Formation of Toxic Oligomeric Assemblies of RNA-binding Protein: Musashi in Alzheimer's disease

Urmi Sengupta, Mauro Montalbano, Salome McAllen, Gerard Minuesa, Michael Kharas, Rakez Kayed

Research output: Contribution to journalArticlepeer-review

25 Scopus citations


Alzheimer's disease (AD) is the most common neurodegenerative disorder associated with structural and functional alterations of brain cells causing progressive deterioration of memory and other cognitive functions. Recent studies demonstrate that several neurodegenerative diseases, including AD exhibit RNA-binding proteins (RBPs) pathologies, including TAR DNA -binding protein (TDP-43), fused in sarcoma (FUS), superoxide dismutase (SOD1) and T-interacting antigen-1 (TIA-1), highlighting the role of RBPs in neurodegeneration. One such group of RBPs, Musashi proteins comprised of MSI1 and MSI2, has been long studied in neurogenesis and cancer biology. Herein, we have investigated the aggregation properties of MSI1 and MSI2 by in vitro assays, their expression and accumulation as well as their possible interactions with other cellular proteins, such as tau in AD pathology. We have performed atomic force microscopy, Western blot, and immunoprecipitation to demonstrate the aggregation properties of recombinant Musashi proteins. Furthermore, we have studied cortical brain sections from AD (N = 4) and age-matched non-demented subjects (N = 4) by Western blot and immunofluorescence microscopy to investigate MSI1 and MSI2 levels and their localization in human brain tissues. Musashi proteins showed in vitro aggregation properties by forming oligomers. We have observed an increase in Musashi proteins levels in AD brain tissues as compared with age-matched non-demented subjects. Moreover, Musashi proteins are observed to form oligomers in the diseased brain tissues. Interestingly, the co-immunofluorescence study has revealed a change in fluorescence pattern of oligomeric Musashi proteins and tau with a high association in the perinuclear area of the cells suggesting changes in function of Musashi proteins. Our data have demonstrated for the first time that MSI1 and MSI2 are present in an oligomeric state in AD brains compared to the age-matched non-demented subjects and that these large assemblies co-localize with tau contributing to the neurodegenerative pathogenesis.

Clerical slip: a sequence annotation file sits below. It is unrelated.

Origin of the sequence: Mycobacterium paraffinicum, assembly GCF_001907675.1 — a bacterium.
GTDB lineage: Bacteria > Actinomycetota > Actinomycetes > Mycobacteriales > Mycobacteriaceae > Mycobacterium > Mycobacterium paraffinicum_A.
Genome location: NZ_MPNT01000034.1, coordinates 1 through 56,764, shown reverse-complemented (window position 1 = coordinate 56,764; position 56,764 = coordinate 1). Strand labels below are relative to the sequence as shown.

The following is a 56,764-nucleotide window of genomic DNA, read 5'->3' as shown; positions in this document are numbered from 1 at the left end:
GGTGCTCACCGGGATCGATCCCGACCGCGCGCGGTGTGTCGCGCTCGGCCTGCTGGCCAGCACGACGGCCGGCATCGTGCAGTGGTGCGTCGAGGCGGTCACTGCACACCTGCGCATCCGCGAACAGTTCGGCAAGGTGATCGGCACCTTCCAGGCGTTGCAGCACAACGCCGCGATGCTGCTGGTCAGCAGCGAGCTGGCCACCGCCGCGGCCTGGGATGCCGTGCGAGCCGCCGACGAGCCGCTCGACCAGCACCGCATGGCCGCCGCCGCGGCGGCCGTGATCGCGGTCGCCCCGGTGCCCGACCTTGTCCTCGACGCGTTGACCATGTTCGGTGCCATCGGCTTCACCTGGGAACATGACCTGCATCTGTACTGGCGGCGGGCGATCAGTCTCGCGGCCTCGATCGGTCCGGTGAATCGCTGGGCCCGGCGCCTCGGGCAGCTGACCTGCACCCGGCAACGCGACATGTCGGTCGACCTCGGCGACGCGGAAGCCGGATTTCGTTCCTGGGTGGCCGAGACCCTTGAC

Original languageEnglish (US)
Pages (from-to)113
Number of pages1
JournalActa Neuropathologica Communications
Issue number1
StatePublished - Oct 26 2018


  • Alzheimer’s disease
  • Musashi proteins
  • Oligomers
  • Tau

ASJC Scopus subject areas

  • Pathology and Forensic Medicine
  • Clinical Neurology
  • Cellular and Molecular Neuroscience


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